The original review found that the board rushed into policy changes and did not properly vet spending decisions. Released in November, it gave the board one year to address these issues. But the agency walked back most of the review’s findings in March. It commended the board for its fiscal responsibility and for following correct procedures when implementing policy changes.
The agency maintained that the board was not working together effectively.
“You are divided,” Cognia CEO Mark Elgart told board members in March. “It’s highly evident.”
Three of the board’s seven members were among the complainants that led to the review. The three Black Democratic members accused the four white Republican members of preventing them from speaking at meetings or adding items to the agenda.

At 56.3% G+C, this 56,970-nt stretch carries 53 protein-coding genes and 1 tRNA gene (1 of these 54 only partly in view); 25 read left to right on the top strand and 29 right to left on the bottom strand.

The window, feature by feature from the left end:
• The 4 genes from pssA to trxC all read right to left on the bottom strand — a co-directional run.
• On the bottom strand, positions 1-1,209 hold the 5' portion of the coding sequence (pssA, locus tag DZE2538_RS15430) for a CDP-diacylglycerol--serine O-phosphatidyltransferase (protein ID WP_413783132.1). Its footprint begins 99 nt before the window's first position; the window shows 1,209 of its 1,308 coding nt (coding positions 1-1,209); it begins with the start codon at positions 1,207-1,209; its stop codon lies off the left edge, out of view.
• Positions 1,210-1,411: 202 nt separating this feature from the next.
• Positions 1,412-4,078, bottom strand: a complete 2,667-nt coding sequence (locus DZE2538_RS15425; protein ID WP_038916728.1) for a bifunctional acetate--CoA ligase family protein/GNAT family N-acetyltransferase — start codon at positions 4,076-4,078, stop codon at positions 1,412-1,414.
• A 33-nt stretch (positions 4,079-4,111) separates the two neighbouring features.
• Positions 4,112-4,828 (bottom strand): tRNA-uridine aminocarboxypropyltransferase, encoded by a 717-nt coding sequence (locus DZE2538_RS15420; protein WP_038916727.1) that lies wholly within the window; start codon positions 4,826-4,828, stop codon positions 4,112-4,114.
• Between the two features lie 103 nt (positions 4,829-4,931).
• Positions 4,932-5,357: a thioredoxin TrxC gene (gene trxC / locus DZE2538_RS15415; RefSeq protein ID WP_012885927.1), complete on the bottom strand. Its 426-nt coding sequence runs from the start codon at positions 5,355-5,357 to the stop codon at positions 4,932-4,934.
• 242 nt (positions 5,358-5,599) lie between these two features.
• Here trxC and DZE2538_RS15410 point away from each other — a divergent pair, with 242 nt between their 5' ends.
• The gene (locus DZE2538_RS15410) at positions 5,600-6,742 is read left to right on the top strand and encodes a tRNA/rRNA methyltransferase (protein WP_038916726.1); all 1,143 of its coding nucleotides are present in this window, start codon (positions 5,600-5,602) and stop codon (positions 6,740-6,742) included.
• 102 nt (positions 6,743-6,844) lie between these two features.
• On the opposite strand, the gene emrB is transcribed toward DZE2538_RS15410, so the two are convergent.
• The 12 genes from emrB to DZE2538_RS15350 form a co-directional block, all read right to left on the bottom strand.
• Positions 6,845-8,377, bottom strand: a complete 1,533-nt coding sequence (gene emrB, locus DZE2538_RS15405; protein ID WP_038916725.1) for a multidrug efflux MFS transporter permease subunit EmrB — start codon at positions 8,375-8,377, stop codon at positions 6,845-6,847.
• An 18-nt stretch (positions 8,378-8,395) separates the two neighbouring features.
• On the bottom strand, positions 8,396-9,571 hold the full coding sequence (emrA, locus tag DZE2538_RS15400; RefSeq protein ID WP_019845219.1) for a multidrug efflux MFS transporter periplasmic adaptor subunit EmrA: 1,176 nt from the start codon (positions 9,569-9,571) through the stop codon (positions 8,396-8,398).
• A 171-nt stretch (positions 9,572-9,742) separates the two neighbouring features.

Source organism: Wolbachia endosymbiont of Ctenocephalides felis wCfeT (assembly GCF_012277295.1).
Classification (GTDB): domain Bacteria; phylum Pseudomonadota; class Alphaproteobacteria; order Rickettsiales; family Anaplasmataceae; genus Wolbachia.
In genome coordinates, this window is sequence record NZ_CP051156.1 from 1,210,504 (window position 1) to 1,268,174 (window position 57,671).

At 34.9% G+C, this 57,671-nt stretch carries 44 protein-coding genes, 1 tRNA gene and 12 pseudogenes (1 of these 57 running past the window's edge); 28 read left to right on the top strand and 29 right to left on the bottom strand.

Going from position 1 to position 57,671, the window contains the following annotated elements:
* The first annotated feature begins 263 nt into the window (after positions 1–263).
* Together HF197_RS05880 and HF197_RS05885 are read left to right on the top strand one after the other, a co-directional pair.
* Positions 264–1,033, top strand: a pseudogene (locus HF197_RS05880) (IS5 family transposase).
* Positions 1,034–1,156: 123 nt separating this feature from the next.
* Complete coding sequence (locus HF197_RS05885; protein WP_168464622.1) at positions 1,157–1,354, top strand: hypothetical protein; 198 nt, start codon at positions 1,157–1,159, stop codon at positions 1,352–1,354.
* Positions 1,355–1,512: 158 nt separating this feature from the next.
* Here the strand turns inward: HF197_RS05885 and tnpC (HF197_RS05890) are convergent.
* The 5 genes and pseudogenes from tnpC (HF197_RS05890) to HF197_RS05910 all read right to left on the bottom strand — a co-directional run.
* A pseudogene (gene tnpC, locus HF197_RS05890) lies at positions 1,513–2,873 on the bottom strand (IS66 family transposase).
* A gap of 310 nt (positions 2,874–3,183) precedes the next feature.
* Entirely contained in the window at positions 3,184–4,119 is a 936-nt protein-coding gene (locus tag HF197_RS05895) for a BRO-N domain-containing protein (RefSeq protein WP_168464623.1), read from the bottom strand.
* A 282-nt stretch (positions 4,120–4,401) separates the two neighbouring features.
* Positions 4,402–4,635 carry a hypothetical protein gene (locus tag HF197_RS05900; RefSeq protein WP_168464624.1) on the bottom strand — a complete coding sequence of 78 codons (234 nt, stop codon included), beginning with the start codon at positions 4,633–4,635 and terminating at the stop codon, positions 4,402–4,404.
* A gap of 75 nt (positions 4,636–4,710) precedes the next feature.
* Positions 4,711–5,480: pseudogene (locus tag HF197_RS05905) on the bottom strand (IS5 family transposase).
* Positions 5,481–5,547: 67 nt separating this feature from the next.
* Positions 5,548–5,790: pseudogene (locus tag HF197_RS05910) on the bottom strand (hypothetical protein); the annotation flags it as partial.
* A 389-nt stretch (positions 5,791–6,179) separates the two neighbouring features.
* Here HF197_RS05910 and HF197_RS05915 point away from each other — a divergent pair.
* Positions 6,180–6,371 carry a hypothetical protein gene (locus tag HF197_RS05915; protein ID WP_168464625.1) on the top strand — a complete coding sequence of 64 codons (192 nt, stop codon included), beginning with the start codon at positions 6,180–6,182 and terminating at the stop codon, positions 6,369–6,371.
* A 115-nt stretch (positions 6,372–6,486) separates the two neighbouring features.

The reversal of most of Cognia’s original criticism did not sit well with those board members.
“I’m glad to see that we’re seeking this additional layer of accreditation, especially in light of Cognia’s inability to adequately provide guidance to a district like ours,” Charisse Davis, one of the board members who complained, said last week.
The Cobb County School District paid $3,000 for the Georgia Accrediting Commission to review its high schools, and will pay $850 annually. Cognia accredits the entire district rather than individual schools. The district pays more than $100,000 for its membership annually.
Although Georgia law does not require that districts be accredited, students must graduate from accredited high schools to take advantage of the state’s college scholarship programs.